Dei'ah veDibur - Information & Insight

A Window into the Chareidi World

25 Adar 5767 - March 15, 2007 | Mordecai Plaut, director Published Weekly










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Shema Yisrael Torah Network











Government Backs Bill to Provide Equal Funding for Chareidi Education

By Betzalel Kahn and Eliezer Rauchberger

A bill submitted by Minister Meshulam Nahari (Shas) to force local authorities to fund chareidi educational institutions at the same level they fund all other educational institutions was passed by a large majority during Sunday's cabinet meeting. All government ministers supported the bill except for Education Minister Yuli Tamir, who abstained after issuing blatant remarks against the equality being demanded for children in the chareidi education systems.

Nahari's bill would obligate local authorities to provide recognized but unofficial educational institutions the same funding that government schools receive from them. The bill resembles a proposal brought before the Knesset by MKs Rabbi Avrohom Ravitz and Rabbi Moshe Gafni.

Nahari's bill calls for funding of all "recognized unofficial" institutions, which includes not only Chinuch Atzmai and Maayan Hachinuch HaTorani schools, but also Arab schools, church schools, elite secular schools and other institutions (but not talmudei Torah, which are classified as "exempt institutions"). Meanwhile the UTJ- sponsored bill would force local authorities to provide Chinuch Atzmai and Maayan Hachinuch HaTorani schools the same funding government schools receive.

Nahari's bill has been discussed before, but due to opposition by the Education Minister it was decided that the Education Ministry would submit a bill. But instead of executing the government's decision she tried to torpedo the approval process and even enlisted the mayors of large cities to thwart Minister Nahari's proposal.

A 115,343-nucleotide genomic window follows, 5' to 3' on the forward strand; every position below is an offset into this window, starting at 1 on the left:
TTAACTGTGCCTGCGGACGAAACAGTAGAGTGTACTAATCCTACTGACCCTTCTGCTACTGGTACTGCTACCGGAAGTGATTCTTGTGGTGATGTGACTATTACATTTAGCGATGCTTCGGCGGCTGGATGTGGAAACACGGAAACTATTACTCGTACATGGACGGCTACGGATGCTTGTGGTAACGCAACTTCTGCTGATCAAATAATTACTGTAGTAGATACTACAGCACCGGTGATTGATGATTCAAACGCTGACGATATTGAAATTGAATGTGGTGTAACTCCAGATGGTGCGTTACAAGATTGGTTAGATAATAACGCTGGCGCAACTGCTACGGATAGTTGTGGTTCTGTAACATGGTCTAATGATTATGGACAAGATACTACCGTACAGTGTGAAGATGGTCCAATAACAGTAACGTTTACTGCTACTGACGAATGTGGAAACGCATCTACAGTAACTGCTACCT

Nahari then decided to raise the proposed law at any price, even a head-on collision with the Education Ministry, who had to face off against the other government ministers, including the Prime Minister. "For years," PM Olmert told the cabinet meeting, "chareidi education has been discriminated against and the chareidi sector's needs have been overlooked. This has to stop."

The Education Minister condemned the proposal, warning that if the law was passed "the state would fund not just chareidi education, but the educational institutions of the Hamas and the Islamic Movement as well. Independent institutions that do not allow state oversight and are unwilling to bring into the education system the curriculum the state would like [taught] at all of its institutions cannot be permitted to receive state funds."

In response Shas ministers pounced on Tamir. "When the real arguments are finished the threats to the public begin," said Minister Yitzchak Cohen, charging Tamir's entire aim is to continue the discrimination against chareidi education and in favor of government education. "Chareidi students are not second-class," he argued.

The PM ended the heated exchange by voicing support for Minister Nahari's proposal and after all cabinet members except for Tamir backed the bill, the government decided that, pending its final approval in the Knesset, which could take months, the Education Minister, together with the local authorities, should try to formulate equal criteria for local authorities seeking to fund recognized but unofficial institutions.

During a meeting on Monday between MKs Ravitz and Gafni and Shas Chairman MK Eli Yishai an agreement was made to combine the two bills once Nahari's proposal is brought before the Knesset and approved by the Ministerial Legislating Committee.


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